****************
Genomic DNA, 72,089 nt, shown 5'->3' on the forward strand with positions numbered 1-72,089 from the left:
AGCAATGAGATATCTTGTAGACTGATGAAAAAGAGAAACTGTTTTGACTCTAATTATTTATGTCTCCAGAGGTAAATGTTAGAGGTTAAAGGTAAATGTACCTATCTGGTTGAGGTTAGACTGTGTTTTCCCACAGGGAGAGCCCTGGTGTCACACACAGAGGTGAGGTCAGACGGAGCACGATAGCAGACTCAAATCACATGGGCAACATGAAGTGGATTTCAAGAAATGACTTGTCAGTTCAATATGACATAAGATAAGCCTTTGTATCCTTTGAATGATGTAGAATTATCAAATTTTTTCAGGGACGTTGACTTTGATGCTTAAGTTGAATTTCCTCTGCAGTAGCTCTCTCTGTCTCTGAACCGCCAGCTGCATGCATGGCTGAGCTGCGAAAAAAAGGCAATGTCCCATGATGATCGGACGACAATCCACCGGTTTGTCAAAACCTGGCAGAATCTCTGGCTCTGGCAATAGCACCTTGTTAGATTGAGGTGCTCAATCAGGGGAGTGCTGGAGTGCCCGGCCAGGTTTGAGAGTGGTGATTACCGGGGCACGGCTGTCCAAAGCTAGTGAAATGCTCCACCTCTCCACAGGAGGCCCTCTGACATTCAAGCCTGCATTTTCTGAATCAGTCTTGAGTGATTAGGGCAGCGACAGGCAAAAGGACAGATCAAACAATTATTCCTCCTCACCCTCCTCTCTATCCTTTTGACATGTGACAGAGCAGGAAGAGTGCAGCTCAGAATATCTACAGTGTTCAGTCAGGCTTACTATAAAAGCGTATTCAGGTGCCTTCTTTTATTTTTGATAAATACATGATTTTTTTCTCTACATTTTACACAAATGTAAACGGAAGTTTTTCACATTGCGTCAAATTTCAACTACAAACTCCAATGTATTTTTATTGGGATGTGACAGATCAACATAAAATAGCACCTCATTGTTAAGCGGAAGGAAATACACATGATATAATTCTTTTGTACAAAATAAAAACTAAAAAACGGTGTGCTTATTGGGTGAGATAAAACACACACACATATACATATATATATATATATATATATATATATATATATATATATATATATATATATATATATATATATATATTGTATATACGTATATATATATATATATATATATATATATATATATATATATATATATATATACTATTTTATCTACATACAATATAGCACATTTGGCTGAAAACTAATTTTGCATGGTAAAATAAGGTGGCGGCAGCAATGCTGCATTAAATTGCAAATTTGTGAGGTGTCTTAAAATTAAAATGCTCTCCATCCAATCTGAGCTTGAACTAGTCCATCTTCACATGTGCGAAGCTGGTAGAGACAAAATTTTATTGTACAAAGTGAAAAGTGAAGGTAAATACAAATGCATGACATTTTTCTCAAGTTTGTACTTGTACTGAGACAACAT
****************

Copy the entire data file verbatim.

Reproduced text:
Genomic DNA, 72,089 nt, shown 5'->3' on the forward strand with positions numbered 1-72,089 from the left:
AGCAATGAGATATCTTGTAGACTGATGAAAAAGAGAAACTGTTTTGACTCTAATTATTTATGTCTCCAGAGGTAAATGTTAGAGGTTAAAGGTAAATGTACCTATCTGGTTGAGGTTAGACTGTGTTTTCCCACAGGGAGAGCCCTGGTGTCACACACAGAGGTGAGGTCAGACGGAGCACGATAGCAGACTCAAATCACATGGGCAACATGAAGTGGATTTCAAGAAATGACTTGTCAGTTCAATATGACATAAGATAAGCCTTTGTATCCTTTGAATGATGTAGAATTATCAAATTTTTTCAGGGACGTTGACTTTGATGCTTAAGTTGAATTTCCTCTGCAGTAGCTCTCTCTGTCTCTGAACCGCCAGCTGCATGCATGGCTGAGCTGCGAAAAAAAGGCAATGTCCCATGATGATCGGACGACAATCCACCGGTTTGTCAAAACCTGGCAGAATCTCTGGCTCTGGCAATAGCACCTTGTTAGATTGAGGTGCTCAATCAGGGGAGTGCTGGAGTGCCCGGCCAGGTTTGAGAGTGGTGATTACCGGGGCACGGCTGTCCAAAGCTAGTGAAATGCTCCACCTCTCCACAGGAGGCCCTCTGACATTCAAGCCTGCATTTTCTGAATCAGTCTTGAGTGATTAGGGCAGCGACAGGCAAAAGGACAGATCAAACAATTATTCCTCCTCACCCTCCTCTCTATCCTTTTGACATGTGACAGAGCAGGAAGAGTGCAGCTCAGAATATCTACAGTGTTCAGTCAGGCTTACTATAAAAGCGTATTCAGGTGCCTTCTTTTATTTTTGATAAATACATGATTTTTTTCTCTACATTTTACACAAATGTAAACGGAAGTTTTTCACATTGCGTCAAATTTCAACTACAAACTCCAATGTATTTTTATTGGGATGTGACAGATCAACATAAAATAGCACCTCATTGTTAAGCGGAAGGAAATACACATGATATAATTCTTTTGTACAAAATAAAAACTAAAAAACGGTGTGCTTATTGGGTGAGATAAAACACACACACATATACATATATATATATATATATATATATATATATATATATATATATATATATATATATATATATATATATATTGTATATACGTATATATATATATATATATATATATATATATATATATATATATATATATATACTATTTTATCTACATACAATATAGCACATTTGGCTGAAAACTAATTTTGCATGGTAAAATAAGGTGGCGGCAGCAATGCTGCATTAAATTGCAAATTTGTGAGGTGTCTTAAAATTAAAATGCTCTCCATCCAATCTGAGCTTGAACTAGTCCATCTTCACATGTGCGAAGCTGGTAGAGACAAAATTTTATTGTACAAAGTGAAAAGTGAAGGTAAATACAAATGCATGACATTTTTCTCAAGTTTGTACTTGTACTGAGACAACAT